David Fournier, a certified nurse anesthetist who first worked with Jackson in 1993, said the singer was scheduled to receive some "facial work" in 2003 when Fournier canceled the procedure.
Everything was ready to go, he said, when Jackson arrived acting "a little goofy, a little slow to respond."
"I've known him for 10 years ... he was acting inappropriate," Fournier testified.
Fournier said he asked Jackson "if anything was going on" and whether he had taken any medication, which the singer denied.
"I didn't believe him," Fournier said, noting it was the last time Jackson called him for work.
About three months previously, Fournier said the singer stopped breathing during a dermatological procedure. Fournier said he had to "control" the singer's ventilation twice, and had to "assist" it at another point. That was an "unusual reaction" for Jackson, he said.
Fournier said he spoke to Jackson on the phone three days before that procedure when the singer called to wish him a happy birthday. Jackson's speech was slurred during that conversation, he said.
The anesthetist said he asked Jackson about the call when prepping for the June 2 procedure. The singer told him he was just tired, he said. Fournier said he "quizzed him extensively" about whether he had taken any recreational drugs or medication, but Jackson denied doing so.
"He was more than tired," Fournier said. "He was slurring his words."
Fournier was called to the stand as a defense witness in the wrongful death suit Jackson's mother and three children filed against AEG Live, the company behind the singer's ill-fated "This Is It" tour.
Katherine Jackson and her grandchildren allege the entertainment giant hired and negligently controlled Dr. Conrad Murray, who gave the singer a fatal dose of the powerful anesthetic propofol on June 25, 2009, two weeks before the London tour was set to begin. AEG says Michael Jackson hired Murray.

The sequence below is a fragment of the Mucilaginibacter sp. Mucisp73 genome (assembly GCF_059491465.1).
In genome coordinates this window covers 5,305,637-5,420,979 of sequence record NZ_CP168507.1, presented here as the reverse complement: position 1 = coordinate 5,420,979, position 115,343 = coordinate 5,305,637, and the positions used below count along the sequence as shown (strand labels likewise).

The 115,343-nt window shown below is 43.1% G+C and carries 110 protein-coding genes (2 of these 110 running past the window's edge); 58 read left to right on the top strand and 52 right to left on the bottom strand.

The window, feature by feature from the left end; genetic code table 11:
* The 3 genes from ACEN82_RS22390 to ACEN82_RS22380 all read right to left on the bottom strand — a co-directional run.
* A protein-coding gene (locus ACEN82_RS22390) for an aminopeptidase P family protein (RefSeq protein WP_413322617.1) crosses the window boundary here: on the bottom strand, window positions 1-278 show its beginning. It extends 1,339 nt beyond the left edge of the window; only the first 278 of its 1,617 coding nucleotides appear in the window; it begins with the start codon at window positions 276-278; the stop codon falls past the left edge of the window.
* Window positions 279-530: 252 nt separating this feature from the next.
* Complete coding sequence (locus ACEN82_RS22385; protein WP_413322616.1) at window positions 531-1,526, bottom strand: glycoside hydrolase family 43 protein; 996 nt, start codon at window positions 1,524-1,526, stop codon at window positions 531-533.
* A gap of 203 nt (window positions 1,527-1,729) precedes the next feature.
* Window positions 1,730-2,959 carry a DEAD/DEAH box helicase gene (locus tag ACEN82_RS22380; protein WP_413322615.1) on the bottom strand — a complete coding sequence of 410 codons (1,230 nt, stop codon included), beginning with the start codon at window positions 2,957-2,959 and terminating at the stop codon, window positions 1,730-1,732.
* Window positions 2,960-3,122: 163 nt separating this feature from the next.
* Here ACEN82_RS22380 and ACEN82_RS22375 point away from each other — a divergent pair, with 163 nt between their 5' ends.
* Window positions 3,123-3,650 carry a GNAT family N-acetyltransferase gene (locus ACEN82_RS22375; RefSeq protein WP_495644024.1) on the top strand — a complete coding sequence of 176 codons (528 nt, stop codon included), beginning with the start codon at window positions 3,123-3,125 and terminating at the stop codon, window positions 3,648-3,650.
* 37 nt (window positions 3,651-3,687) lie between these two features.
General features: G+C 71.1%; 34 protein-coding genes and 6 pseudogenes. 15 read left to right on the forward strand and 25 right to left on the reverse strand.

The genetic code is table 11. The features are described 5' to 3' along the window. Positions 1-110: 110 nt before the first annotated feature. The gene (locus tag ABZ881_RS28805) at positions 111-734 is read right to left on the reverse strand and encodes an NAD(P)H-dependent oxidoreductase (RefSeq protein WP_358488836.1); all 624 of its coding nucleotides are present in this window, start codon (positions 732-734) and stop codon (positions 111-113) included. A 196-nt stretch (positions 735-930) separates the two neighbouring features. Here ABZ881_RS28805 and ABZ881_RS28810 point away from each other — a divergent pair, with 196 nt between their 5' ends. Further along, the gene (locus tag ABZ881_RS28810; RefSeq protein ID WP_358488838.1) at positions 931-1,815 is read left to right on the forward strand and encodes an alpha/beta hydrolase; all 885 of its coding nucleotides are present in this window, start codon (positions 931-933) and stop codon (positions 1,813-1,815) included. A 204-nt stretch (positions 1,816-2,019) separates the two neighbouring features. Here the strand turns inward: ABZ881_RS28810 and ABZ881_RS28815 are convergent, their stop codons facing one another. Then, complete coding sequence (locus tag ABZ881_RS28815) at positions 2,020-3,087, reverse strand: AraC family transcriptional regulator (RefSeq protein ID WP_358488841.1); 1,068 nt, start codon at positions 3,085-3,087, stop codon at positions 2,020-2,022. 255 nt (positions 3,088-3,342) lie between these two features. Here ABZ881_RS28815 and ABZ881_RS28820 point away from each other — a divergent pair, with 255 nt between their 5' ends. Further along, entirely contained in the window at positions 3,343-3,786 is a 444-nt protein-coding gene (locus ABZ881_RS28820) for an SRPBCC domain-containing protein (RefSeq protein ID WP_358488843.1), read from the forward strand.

Murray is currently serving jail time after being convicted of involuntary manslaughter in Jackson's death.
Fournier spent Thursday morning describing the multiple times he assisted in Jackson's medical procedures, noting he gave the singer propofol 14 times between 2000 and 2003.
Jackson one time referred to the drug as "the milk," Fournier said, referring to its street name: "the milk of amnesia."
Overall, Fournier said he administered anesthesia to Jackson for procedures including scalp work, dental treatment, Botox and collagen injections, and "extensive tattooing" on the singer's lips and eyes.
Unlike most people who receive "a half-dozen" Botox injections, Fournier said, Jackson would get "hundreds of injections around the eye and face."
"He often needed to be sedated," Fournier said.
Fournier said he and Jackson became friends, describing him as a "very warm, likable guy." The two would discuss Jackson's medical history before each procedure, he said, as well as post-op instructions. Fournier recalled two occasions when Jackson disobeyed those instructions.
The first, he said, occurred the day before a Grammy ceremony, when Jackson tried to rehearse instead of rest. The singer sprained his ankle, Fournier said, and "had to be carried on stage" the next day.
The second time, Fournier said he reminded Jackson to "resume a normal diet slowly" -- telling him to go home and eat something like crackers or soup. After Fournier left the operating room, he said, "I happened to drive by a Kentucky Fried Chicken and there was Michael's limo."
Fournier said he went to the car and tapped on the glass. The window came down and there was Jackson, he said, sitting in the back with a bucket of chicken.
"He was embarrassed," Fournier said. "The window rolled up."